Borneo travel guide, including map of Borneo, Borneo travel advice and when to go to Borneo, plus guide to Borneo wildlife and trekking

Straddling the equator and dominated by luxuriant rain forests, Borneo is the world’s third-biggest island. Its territory is apportioned unevenly between the countries of Brunei, Indonesia and Malaysia.


The two East Malaysian states Sabah and Sarawak, lie in the north, surrounding the rich Islamic Sultanate of Brunei, while the Indonesian state of Kalimantan occupies most of central and southern Borneo.

The island boasts remote jungle beauty, tropical adventure and tribal cultures, and is home to half of all known plant and animal species in the world. This wildlife wonderland has orang-utans, the Sumatran rhino, the Bornean pygmy elephant and thousands of unique flowering species. A colourful paradise combining relaxation and adventure with its idyllic beaches, scenic mountains and rich culture.    

Wanderlust recommends

  1. Visit the historic temples and harbourside market in stunning Sandakan
  2. Go trekking through the lush rain-forests and experience walking among orang-utans in Kalimantan
  3. Head to Lankayan for a truly unique sight and see where the Green Turtles come to lay eggs all year round
  4. Explore the caves of Sarawak by longboat and take a dip in the shaded pool near Clearwater Cave

Wanderlust tips

Hawker markets offer opportunities to try a variety of dishes from the numerous stalls ranged around a central eating area; order enticing-looking treats from any stalls, take them to your table and tuck in. Only eat with your right hand.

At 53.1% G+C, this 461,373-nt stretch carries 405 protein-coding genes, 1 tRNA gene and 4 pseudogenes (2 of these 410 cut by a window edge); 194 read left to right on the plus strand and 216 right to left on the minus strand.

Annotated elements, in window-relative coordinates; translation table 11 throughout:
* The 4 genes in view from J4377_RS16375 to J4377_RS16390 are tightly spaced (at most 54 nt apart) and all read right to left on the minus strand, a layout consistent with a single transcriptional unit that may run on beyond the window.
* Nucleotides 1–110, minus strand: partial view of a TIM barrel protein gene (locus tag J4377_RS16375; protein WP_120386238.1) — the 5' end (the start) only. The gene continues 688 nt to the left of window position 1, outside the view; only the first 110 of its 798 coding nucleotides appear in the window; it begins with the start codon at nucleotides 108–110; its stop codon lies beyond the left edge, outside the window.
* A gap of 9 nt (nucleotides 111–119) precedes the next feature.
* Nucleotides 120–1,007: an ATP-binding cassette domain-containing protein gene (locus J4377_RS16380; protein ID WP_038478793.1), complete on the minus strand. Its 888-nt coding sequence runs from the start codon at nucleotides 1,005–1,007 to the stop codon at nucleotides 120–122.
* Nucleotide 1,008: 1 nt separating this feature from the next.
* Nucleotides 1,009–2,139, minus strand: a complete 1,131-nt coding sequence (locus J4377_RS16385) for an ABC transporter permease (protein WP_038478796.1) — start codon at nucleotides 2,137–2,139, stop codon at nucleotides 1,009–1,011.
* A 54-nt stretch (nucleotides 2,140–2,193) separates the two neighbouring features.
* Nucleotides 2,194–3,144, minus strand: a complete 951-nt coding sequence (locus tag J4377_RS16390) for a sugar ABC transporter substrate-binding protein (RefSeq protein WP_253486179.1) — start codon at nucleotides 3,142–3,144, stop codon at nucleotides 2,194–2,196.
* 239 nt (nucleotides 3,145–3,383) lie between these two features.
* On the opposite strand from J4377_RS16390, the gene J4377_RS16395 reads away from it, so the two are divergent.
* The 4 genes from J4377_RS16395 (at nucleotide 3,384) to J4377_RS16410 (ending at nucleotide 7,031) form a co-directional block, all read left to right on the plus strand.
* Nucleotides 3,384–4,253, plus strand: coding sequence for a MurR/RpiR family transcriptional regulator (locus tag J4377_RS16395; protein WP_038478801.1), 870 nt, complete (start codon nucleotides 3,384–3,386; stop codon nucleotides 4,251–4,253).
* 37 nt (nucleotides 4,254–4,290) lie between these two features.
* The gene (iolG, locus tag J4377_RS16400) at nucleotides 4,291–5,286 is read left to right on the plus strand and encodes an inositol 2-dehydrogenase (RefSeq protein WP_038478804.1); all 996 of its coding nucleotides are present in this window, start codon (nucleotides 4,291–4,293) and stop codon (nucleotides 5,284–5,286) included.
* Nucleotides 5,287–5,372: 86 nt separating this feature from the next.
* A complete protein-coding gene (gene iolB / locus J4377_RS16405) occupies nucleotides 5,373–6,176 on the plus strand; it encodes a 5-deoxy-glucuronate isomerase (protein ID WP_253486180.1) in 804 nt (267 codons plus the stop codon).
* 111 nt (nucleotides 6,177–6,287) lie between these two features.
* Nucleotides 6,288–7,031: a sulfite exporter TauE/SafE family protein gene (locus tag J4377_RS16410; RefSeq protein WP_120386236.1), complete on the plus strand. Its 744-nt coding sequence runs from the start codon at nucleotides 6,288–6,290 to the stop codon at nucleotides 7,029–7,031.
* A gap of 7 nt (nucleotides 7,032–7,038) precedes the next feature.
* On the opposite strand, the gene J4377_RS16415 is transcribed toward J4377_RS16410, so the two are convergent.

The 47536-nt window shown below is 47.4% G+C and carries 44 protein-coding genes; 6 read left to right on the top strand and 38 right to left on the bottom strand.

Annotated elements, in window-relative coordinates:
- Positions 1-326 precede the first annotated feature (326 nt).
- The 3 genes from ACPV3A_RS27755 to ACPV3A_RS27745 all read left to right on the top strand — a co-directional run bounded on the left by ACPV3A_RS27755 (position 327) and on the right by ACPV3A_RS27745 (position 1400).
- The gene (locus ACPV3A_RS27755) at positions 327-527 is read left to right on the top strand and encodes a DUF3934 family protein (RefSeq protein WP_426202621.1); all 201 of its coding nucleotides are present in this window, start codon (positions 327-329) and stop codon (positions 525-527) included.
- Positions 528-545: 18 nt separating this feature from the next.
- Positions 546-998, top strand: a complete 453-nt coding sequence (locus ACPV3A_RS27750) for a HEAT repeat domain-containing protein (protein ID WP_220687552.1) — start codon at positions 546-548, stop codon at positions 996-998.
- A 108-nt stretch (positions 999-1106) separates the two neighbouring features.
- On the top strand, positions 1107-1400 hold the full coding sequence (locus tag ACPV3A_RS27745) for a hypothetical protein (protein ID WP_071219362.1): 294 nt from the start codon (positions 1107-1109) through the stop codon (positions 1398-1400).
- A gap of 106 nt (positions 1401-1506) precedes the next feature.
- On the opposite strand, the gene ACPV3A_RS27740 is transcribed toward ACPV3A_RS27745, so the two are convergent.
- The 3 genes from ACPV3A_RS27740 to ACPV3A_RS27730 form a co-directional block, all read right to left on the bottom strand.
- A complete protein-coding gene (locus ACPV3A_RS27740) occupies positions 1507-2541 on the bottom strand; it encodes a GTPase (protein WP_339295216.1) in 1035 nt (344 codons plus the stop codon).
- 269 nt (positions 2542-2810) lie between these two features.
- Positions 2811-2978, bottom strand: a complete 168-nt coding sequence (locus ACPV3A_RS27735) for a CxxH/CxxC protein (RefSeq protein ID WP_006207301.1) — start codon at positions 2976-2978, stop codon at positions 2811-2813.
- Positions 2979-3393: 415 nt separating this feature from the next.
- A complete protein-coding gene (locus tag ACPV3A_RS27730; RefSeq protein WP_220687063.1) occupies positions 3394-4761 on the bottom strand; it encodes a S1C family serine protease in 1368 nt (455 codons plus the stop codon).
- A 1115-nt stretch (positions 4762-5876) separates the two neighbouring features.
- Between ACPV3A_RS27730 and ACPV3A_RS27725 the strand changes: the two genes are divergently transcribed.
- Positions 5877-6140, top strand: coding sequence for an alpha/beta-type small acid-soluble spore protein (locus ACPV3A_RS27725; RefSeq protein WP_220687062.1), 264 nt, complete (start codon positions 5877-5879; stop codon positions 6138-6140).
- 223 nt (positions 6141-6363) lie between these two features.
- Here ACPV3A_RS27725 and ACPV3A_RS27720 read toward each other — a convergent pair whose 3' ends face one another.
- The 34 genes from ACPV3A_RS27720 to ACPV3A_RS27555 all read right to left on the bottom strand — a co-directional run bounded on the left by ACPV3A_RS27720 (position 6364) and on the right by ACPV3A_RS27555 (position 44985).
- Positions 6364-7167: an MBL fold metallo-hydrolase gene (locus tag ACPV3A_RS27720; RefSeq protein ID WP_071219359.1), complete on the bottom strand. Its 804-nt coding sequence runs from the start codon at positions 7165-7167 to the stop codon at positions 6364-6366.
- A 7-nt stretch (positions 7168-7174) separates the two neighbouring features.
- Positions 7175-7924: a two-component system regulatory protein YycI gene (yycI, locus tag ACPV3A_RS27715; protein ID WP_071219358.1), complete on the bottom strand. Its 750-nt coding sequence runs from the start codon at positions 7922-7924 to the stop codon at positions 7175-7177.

The thumb or whole hand should be used to indicate something, or to wave down a taxi.

Especially outside urban areas, and more so in the conservative Muslim north, women should dress respectfully by covering shoulders and legs. The ideal is baggy clothing; loose trousers with a modest long-sleeved tunic or baggy shirt is fine.

Further Reading

Travel in Borneo: vital statistics

  • Capital of Borneo: Brunei - Bandar Seri Begawan. Kalimantan - Banjarmasin (South), Palangka Raya (Central), Pontianak (West), Samarinda (East). Sabah and Sarawak -  Kota Kinabalu (Sabah), Kuching (Sarawak)
  • Population of Borneo: Brunei - 389,000, Kalimantan - 12 million, Sabah and Sarawak - 5 million
  • Languages in Borneo: Bahasa Malaysia and Bahasa Indonesia. English is widely spoken
  • Time in Borneo: GMT+8
  • International dialling code of Borneo: Brunei - +673, Kalimantan - +62, Sabah and Sarawak - +60
  • Voltage in Borneo: 220-240V 50Hz AC
  • Visas for Borneo: Borneo visas Visas are required to cross into some regions of Borneo. 
  • Money in Borneo: Currency is the Malaysian ringgit (RM). Most outlets take major credit cards and ATMs are widely available. Tipping isn’t obligatory, but appreciated by porters, waiters and taxi drivers.
  • Borneo travel advice: Foreign & Commonwealth Office - Brunei, Indonesia, Malaysia.

When to go to Borneo

Borneo is hot and humid with a typically tropical climate. Sarawak receives an abundance of rainfall during the monsoon between November and February each year, whereas the dry season generally occurs from May to October.

The monsoon period should not deter visitors to the region as it brings respite from the tropical heat, though the wet season can be more encumbering for active and adventure holidays.